Overheating in homes

This post was written by BSRIA's Saryu Vatal

This post was written by Saryu Vatal, Senior Consultant of BSRIA’s Sustainable Construction Group

BSRIA’s Residential Network organised an event on the 22nd of July focussing on the issue of overheating in homes with an excellent line up of speakers. Nicola O’Connor started the day summarising an extensive research project by the Zero Carbon Hub that brought together input from government, industry and academic experts to understand the challenges around tackling the risk of overheating in homes (http://www.zerocarbonhub.org/current-projects/tackling-overheating-buildings). Chris Yates from Johnson and Starley made an appraisal of the assumptions and requirements within the Building Regulations and associated guidance as well as the implications for mechanical ventilation system manufacturers. Neil Witney from DECC explained the challenges around defining and regulating of overheating within homes, current policies and mechanisms that may be introduced in the future in response to the growing body of evidence highlighting the issue. Paul Ciniglio from First Wessex shared the organisation’s findings from several research projects and experience from their own developments, which resonated with issues highlighted by members of the audience. Bill Gething of Sustainability + Architecture and professor at the University of West England brought into perspective how changes in the way homes have been designed and built over the recent years has led to a shift in the performance of homes. James Ford, partner at Hoare Lea discussed some key considerations for designers to address the issue at early stages, to help minimise risk and dependence on active cooling solutions.

Extent of overheating

Evidence indicates that up to 20% of homes in England may already be overheating. Areas where additional risks have been highlighted include:

  • Common areas in apartment blocks, especially where community heating is installed – these areas are not assessed using SAP as they are outside the dwelling envelope. In reality, being unoccupied spaces these are often not modelled for their thermal performance (and energy use) at all. Community heating is being incorporated in an increasing number of projects and the supply network remains live even in the summer to meet the domestic hot water demand. Ensuring that the specification and installation of insulation for the distribution pipework is adequate is becoming increasingly important as buildings are made more airtight. Often stairwells and circulation areas have a high proportion of glazing and, with recent improvements in the general standard of construction and materials, tend to retain a large proportion of the heat gains. It is now important to incorporate a ventilation strategy for these spaces so that the accumulated heat can escape.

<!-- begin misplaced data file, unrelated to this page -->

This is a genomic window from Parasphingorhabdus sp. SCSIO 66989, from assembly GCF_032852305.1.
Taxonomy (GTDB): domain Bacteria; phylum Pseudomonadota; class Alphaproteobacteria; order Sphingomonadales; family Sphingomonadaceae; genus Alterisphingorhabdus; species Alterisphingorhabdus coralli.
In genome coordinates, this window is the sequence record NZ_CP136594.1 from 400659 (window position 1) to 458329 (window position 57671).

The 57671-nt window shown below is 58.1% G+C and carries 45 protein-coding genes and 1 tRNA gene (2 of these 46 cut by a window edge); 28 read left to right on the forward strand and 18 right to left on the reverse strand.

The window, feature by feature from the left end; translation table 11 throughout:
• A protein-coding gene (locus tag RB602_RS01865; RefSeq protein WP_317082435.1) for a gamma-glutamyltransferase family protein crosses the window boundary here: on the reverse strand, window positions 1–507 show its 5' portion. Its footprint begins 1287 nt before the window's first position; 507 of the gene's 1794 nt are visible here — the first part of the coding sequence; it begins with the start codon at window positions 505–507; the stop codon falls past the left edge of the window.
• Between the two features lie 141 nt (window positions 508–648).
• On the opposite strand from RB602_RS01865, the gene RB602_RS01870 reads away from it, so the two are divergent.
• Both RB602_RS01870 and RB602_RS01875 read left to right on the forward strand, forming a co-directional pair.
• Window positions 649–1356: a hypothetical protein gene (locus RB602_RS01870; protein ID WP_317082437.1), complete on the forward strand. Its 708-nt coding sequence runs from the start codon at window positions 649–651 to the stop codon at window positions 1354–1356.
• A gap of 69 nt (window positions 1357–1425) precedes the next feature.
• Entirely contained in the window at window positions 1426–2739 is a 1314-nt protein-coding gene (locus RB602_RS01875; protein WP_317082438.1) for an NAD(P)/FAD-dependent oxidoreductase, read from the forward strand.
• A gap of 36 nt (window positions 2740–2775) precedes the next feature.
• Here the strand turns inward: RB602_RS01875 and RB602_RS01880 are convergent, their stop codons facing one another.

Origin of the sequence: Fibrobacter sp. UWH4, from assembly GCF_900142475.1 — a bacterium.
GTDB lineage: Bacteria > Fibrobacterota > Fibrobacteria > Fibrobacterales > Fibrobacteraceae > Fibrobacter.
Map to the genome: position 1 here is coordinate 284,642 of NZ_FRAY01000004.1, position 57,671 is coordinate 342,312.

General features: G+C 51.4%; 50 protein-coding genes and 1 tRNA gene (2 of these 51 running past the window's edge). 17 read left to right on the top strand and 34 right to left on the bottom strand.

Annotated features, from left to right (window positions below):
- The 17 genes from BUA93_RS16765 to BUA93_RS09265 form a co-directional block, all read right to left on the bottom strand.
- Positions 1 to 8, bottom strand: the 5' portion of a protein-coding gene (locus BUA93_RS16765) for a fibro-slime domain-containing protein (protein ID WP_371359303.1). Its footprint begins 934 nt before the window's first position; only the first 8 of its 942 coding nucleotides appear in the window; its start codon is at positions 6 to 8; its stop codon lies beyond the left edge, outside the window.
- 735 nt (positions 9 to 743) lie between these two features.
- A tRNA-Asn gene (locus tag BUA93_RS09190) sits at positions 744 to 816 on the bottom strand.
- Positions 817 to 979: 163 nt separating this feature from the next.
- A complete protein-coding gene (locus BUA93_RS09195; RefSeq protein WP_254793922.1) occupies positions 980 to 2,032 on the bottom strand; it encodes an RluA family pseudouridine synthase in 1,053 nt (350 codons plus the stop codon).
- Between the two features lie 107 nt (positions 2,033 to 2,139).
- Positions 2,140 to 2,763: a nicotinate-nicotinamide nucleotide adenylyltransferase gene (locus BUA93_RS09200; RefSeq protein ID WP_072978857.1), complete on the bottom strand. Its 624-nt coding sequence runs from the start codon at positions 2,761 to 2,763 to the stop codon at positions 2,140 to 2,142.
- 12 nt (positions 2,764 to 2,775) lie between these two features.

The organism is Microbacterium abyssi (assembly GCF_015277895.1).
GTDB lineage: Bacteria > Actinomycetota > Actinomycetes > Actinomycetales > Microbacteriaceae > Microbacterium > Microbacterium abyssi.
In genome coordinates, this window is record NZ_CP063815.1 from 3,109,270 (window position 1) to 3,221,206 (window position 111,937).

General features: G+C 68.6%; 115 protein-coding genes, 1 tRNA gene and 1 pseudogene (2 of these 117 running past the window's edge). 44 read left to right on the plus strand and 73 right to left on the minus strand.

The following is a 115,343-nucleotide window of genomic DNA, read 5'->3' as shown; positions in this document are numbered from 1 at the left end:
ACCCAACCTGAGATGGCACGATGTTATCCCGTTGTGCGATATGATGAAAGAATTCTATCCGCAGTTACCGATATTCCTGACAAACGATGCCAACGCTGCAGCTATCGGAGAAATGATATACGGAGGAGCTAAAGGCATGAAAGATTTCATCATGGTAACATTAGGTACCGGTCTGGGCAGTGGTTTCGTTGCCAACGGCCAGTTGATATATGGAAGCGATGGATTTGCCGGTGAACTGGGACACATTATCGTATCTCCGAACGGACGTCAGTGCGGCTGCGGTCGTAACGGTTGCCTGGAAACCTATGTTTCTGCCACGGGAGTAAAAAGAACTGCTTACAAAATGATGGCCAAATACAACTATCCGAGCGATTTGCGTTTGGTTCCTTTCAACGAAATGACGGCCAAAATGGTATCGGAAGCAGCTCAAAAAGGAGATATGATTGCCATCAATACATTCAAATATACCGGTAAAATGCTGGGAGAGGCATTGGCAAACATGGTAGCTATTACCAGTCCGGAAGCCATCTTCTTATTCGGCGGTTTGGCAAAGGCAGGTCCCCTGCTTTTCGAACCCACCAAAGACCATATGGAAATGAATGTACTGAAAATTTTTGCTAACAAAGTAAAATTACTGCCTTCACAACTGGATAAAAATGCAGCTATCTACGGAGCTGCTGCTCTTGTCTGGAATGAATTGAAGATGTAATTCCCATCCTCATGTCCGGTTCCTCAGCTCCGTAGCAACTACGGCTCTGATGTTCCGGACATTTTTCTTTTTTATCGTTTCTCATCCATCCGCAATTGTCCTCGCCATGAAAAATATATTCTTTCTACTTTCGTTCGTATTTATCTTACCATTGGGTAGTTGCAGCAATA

• Urban areas – the average temperatures in city centres can be more than 4°C higher than rural areas. Flats are more common to city centres and these are often close to sources of noise and air pollution and have limited, if any, potential for cross ventilation. All these factors can combine to limit the effectiveness of natural ventilation in addressing the build-up of heat and not just in the summer. Building designs that incorporate large proportions of glazing in their facades, such as penthouses, if not carefully designed, can require air change rates that are unrealistic to achieve, using natural or mechanical ventilation systems.

Need for a definition

A number of sources and definitions are being referred to currently when evaluating for the risk of overheating in homes. These include CIBSE’s Environmental Design Guide A (2006) which sets standards for comfort, although it is not mandatory to use this to demonstrate compliance with the Building Regulations. Dynamic modelling through tools such as TAS and IES offer the opportunity of making a more comprehensive evaluation than SAP, but this option is skill, time and cost intensive. Building Regulations do not relate to limiting overheating for thermal comfort, just limiting the use of fuel and power for air-conditioning. The minimum evaluation for demonstrating compliance with Criterion 3 of Approved Document Part L of the Building Regulations needs to be carried out using SAP. While SAP is not intended to be a design tool, it is accepted that it is the default tool the industry uses widely.